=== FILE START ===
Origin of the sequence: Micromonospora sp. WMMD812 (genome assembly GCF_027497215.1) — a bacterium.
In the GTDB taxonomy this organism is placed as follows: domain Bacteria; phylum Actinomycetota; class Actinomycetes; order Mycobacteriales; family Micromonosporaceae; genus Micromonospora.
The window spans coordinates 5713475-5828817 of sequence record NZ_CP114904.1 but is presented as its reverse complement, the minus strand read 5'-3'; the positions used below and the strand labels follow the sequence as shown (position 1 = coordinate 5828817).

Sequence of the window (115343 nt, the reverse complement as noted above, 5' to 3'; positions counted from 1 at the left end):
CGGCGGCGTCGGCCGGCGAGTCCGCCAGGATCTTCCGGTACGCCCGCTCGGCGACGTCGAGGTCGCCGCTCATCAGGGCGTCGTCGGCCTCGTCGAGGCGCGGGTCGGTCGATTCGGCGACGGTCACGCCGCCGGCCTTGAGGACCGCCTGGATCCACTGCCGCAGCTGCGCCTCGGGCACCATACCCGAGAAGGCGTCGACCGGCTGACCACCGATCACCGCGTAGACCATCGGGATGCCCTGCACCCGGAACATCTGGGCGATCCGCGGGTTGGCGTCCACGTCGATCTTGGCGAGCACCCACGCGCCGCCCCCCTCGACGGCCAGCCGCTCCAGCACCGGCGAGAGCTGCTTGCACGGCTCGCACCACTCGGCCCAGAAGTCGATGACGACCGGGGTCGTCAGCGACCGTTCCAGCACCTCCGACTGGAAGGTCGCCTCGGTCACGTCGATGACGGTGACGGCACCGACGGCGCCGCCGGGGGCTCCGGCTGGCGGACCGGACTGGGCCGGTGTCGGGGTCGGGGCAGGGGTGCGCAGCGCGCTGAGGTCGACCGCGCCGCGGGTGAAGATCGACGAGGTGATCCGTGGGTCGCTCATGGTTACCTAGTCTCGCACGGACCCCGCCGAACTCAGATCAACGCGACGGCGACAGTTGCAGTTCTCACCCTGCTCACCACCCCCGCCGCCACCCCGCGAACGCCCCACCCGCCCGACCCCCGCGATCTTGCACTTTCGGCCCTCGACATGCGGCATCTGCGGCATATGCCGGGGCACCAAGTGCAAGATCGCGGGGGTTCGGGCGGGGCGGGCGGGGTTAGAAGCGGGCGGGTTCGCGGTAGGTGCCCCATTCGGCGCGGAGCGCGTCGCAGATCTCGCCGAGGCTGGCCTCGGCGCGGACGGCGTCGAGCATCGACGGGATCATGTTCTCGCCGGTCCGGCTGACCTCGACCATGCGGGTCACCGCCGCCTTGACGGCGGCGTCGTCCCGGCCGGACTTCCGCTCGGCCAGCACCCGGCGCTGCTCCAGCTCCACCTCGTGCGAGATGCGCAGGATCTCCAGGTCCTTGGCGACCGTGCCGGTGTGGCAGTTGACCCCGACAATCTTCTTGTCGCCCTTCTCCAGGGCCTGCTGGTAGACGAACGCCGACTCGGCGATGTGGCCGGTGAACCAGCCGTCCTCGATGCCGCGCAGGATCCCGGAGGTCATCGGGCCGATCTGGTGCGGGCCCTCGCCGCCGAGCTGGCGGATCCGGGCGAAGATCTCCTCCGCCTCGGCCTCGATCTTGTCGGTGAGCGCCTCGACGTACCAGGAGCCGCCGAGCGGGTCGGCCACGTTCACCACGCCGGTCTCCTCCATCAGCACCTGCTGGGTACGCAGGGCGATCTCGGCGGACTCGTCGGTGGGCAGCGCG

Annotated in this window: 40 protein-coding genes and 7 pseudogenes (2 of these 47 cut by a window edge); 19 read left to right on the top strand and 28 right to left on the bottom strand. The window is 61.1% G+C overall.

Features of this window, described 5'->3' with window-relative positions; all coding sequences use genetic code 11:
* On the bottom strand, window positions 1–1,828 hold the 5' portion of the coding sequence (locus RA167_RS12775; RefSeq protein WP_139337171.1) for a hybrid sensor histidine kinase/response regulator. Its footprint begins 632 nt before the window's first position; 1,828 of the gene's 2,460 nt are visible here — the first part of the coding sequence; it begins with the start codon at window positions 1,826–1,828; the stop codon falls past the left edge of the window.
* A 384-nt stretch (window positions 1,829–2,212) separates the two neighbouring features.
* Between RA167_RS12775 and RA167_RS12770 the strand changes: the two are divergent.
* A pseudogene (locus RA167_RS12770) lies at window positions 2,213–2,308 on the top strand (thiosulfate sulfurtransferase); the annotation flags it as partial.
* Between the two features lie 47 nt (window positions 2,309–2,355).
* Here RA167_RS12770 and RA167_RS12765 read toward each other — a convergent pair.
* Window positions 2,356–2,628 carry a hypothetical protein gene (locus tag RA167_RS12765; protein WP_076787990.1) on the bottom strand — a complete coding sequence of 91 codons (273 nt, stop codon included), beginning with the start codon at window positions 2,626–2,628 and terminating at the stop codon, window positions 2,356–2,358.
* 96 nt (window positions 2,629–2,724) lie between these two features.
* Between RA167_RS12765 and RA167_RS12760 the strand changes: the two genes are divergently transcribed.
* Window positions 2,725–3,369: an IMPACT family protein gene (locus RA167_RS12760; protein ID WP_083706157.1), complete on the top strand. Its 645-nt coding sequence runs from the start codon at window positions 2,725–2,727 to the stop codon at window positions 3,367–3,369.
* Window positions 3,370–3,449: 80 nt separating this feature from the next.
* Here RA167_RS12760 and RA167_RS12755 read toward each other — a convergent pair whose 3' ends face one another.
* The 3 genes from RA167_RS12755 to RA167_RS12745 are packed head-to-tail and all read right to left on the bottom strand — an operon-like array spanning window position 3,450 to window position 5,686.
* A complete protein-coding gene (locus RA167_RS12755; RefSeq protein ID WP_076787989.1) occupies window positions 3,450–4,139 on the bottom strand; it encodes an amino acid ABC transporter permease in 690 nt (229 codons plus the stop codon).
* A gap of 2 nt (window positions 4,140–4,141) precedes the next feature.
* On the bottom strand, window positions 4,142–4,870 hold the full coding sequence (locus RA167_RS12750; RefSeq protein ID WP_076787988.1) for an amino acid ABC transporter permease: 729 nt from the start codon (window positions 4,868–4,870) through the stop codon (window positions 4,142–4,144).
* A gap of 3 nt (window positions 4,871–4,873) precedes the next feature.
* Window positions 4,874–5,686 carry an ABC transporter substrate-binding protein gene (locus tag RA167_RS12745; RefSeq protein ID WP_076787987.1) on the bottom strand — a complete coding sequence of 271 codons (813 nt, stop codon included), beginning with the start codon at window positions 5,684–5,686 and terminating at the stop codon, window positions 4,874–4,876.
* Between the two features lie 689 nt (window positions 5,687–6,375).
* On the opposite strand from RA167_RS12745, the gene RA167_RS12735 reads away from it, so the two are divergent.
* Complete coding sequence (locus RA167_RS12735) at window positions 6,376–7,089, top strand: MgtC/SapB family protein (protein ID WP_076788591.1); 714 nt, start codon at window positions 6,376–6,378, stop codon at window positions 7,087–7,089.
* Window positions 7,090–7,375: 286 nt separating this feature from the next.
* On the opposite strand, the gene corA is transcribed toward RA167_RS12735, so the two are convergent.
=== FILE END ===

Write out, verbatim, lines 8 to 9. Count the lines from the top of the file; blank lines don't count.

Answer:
* On the bottom strand, window positions 1–1,828 hold the 5' portion of the coding sequence (locus RA167_RS12775; RefSeq protein WP_139337171.1) for a hybrid sensor histidine kinase/response regulator. Its footprint begins 632 nt before the window's first position; 1,828 of the gene's 2,460 nt are visible here — the first part of the coding sequence; it begins with the start codon at window positions 1,826–1,828; the stop codon falls past the left edge of the window.
* A 384-nt stretch (window positions 1,829–2,212) separates the two neighbouring features.